Friday, January 18, 2013

on Vincent van Gogh

The literature is vast in scholarly appraisal and sensitive perception of Van Gogh. I also want to say a little something.

Besides the startling colors and expressive forms, I detect something else in Van Gogh's works -- the uncanny. According to Freud, the uncanny occurs when what is familiar begins to seem unfamiliar. We are momentarily detached from the usual mode of experience and from the normal matrix of connections. You might say that we are, briefly, un-metabolized within the body of being.  

“The Uncanny is something hidden which ought to have remained missed but which is brought to light.” – Freud after Schelling

Freud characterizes such an episode as a frightening one. Among other things, he postulates "the double" as an instance of the uncanny, harking back to the macabre stories of E.T.A. Hoffmann.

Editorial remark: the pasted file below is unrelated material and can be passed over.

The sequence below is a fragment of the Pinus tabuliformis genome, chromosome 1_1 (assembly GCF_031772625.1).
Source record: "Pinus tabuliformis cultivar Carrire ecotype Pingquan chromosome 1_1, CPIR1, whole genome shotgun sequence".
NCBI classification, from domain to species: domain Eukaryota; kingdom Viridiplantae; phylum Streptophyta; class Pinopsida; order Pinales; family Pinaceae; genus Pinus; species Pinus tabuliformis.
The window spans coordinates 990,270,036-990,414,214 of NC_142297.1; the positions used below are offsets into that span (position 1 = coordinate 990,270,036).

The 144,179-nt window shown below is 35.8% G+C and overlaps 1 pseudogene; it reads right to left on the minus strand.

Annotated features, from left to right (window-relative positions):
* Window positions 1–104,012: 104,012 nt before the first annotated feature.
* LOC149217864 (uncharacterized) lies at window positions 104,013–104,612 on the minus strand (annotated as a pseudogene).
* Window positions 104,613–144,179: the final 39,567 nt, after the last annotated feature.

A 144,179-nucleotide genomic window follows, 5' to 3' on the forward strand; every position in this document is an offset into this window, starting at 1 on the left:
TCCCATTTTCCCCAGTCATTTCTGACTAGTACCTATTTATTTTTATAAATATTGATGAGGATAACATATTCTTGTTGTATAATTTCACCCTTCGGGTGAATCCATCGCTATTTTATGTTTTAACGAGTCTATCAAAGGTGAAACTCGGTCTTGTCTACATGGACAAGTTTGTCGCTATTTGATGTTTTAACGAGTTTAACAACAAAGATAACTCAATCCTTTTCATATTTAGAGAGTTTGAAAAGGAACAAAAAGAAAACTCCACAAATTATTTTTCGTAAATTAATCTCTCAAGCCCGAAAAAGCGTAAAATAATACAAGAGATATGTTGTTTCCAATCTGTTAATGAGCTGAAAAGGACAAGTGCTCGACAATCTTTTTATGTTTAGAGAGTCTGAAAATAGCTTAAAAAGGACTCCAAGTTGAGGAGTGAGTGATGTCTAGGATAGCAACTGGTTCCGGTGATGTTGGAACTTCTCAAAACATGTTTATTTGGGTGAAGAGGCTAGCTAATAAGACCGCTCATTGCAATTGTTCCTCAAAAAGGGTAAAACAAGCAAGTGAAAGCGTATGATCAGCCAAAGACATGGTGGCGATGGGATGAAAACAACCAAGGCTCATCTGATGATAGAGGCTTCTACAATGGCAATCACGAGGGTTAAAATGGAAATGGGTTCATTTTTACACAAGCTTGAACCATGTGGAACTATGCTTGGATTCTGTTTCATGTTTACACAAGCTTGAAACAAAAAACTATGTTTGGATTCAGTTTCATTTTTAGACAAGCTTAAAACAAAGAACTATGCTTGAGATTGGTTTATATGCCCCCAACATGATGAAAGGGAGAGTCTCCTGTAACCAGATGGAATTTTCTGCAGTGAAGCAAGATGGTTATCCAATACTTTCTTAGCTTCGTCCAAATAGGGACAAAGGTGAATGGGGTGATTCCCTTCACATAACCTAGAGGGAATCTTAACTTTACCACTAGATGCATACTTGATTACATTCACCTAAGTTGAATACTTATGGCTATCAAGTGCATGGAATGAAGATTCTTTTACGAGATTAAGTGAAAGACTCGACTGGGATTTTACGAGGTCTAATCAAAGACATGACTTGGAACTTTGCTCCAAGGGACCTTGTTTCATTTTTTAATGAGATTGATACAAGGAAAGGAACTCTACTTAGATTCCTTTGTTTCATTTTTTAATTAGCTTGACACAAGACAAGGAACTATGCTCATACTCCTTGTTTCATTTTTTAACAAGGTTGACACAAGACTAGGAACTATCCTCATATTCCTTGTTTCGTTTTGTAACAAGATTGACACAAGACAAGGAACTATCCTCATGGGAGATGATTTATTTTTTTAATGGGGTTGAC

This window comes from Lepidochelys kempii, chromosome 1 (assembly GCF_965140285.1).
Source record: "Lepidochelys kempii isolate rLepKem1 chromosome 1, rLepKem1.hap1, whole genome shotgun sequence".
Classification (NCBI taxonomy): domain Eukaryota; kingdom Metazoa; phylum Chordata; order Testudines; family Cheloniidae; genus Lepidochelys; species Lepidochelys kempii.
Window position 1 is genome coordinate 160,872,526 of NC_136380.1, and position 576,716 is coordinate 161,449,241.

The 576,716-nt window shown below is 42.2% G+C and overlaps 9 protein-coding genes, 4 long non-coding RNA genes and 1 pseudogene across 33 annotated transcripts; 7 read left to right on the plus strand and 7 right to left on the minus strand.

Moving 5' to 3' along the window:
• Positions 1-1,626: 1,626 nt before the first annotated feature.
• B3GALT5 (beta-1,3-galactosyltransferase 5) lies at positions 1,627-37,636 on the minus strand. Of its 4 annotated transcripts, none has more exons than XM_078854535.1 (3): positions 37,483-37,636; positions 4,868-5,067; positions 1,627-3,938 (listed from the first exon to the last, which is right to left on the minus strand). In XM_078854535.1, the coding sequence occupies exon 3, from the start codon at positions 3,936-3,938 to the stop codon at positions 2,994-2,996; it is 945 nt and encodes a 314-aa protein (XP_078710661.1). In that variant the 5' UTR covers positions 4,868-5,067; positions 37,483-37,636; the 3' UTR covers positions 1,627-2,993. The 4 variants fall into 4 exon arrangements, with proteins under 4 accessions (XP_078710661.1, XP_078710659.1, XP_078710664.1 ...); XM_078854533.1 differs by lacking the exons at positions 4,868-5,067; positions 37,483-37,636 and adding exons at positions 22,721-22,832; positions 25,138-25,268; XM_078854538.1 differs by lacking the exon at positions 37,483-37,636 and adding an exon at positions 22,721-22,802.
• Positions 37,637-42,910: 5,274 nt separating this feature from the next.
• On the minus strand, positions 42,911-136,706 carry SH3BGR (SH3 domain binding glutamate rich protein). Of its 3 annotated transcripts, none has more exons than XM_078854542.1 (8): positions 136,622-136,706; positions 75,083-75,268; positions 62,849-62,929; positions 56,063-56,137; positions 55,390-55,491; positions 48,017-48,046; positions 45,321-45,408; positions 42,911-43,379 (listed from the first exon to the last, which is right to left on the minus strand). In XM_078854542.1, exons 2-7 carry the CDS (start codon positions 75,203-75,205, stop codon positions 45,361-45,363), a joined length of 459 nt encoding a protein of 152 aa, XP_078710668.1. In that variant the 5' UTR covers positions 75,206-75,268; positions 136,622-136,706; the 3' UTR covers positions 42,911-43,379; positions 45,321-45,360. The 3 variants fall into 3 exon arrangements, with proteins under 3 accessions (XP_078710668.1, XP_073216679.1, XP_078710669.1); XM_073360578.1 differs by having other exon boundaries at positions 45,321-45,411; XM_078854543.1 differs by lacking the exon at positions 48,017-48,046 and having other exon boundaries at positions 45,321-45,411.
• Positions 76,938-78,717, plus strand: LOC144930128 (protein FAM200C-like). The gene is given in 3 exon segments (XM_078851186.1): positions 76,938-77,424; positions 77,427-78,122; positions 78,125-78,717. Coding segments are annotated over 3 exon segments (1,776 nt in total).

I think the uncanny can also manifest in a way that is not exactly frightening but that has  more of an eerie quality. Or maybe a heightened ambivalence (with the root-sense of a split, a subtler mode of doubling than a Romantic phantasm or doppelgänger; yet, how strange and unsettling it is sometimes to be looking into a mirror!). 

I think Van Gogh was seeing and then painting the double of the world.

But not in any sense of mere representation. I'll not elaborate at this point on what, exactly or vaguely, I mean by this. I'll simply let the statement stand as it is, for better or worse. Maybe later, I'll continue. And attempt to write about how -- in what ways -- I think the uncanny is urged to presence in the art of Van Gogh.

The Sower, Arles 1888

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